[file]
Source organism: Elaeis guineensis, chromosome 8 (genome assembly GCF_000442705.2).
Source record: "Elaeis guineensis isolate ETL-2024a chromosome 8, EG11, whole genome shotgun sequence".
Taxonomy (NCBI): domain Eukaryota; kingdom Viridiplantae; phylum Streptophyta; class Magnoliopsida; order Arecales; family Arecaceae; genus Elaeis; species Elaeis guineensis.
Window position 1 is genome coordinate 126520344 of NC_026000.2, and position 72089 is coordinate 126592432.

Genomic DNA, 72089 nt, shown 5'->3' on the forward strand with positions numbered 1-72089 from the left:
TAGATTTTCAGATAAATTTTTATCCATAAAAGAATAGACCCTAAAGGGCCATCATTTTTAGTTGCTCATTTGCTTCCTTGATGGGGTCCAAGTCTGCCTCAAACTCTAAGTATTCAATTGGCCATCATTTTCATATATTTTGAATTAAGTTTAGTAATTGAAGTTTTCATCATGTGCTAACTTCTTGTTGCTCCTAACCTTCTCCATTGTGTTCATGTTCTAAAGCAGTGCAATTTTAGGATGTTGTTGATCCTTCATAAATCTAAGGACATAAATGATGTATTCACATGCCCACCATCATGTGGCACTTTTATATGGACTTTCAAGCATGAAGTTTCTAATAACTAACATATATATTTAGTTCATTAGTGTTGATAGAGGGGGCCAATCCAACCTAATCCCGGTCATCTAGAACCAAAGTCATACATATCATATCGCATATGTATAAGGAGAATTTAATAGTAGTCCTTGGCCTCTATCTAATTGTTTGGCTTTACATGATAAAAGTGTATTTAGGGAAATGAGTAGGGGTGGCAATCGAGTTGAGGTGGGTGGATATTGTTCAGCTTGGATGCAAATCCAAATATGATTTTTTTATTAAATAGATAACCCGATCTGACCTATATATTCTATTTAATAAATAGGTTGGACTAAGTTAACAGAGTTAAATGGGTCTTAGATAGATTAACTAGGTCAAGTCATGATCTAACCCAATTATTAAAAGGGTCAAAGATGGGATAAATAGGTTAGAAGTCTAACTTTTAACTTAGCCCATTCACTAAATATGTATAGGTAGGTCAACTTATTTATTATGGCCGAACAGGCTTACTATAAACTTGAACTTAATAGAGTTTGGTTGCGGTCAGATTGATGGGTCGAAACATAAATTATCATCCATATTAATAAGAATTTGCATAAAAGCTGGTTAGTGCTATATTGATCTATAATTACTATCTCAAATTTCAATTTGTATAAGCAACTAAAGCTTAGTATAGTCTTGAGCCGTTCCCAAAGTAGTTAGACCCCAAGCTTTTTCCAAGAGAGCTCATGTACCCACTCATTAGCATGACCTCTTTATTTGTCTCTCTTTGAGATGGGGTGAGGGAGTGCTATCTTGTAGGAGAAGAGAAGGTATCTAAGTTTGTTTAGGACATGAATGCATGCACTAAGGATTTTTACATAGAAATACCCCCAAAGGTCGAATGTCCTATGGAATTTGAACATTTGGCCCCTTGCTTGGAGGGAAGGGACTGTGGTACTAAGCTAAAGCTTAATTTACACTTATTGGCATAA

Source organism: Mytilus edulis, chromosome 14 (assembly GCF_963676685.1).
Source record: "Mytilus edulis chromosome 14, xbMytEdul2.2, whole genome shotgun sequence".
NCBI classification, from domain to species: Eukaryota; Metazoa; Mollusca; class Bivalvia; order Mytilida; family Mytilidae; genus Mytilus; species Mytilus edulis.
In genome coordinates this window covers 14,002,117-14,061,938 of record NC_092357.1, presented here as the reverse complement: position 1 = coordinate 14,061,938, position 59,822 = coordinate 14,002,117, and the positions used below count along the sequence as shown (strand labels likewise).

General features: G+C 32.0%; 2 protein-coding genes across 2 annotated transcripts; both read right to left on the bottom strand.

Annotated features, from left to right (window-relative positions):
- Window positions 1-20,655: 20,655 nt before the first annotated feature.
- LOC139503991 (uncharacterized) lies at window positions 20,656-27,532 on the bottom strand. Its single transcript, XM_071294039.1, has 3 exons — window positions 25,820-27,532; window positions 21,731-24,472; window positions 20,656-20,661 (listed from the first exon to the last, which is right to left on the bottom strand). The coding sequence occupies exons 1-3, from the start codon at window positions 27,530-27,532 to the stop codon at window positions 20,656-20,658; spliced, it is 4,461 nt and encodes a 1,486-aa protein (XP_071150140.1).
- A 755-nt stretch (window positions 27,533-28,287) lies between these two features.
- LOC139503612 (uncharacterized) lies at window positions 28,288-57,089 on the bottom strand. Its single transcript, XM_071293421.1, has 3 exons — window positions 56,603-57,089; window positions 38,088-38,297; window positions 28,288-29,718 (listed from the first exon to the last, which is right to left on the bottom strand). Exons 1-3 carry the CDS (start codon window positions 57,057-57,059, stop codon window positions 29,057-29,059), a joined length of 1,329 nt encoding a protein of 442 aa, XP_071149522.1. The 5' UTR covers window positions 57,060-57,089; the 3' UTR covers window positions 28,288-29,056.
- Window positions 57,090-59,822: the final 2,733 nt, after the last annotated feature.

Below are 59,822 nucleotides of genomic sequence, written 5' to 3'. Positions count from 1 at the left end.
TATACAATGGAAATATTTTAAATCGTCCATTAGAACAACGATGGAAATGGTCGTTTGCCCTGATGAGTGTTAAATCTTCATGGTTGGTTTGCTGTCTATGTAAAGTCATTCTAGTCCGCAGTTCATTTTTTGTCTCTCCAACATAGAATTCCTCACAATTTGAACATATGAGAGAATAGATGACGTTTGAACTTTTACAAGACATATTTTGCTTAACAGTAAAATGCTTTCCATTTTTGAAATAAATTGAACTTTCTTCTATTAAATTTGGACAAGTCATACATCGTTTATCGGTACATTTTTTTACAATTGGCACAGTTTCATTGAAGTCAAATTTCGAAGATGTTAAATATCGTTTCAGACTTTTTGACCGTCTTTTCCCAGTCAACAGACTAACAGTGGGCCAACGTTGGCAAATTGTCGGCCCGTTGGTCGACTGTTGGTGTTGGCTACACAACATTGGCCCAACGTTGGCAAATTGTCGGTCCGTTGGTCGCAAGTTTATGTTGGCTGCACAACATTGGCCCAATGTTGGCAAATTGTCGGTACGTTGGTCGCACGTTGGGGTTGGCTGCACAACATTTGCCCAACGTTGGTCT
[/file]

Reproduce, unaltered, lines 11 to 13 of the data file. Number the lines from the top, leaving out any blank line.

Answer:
General features: G+C 32.0%; 2 protein-coding genes across 2 annotated transcripts; both read right to left on the bottom strand.

Annotated features, from left to right (window-relative positions):
- Window positions 1-20,655: 20,655 nt before the first annotated feature.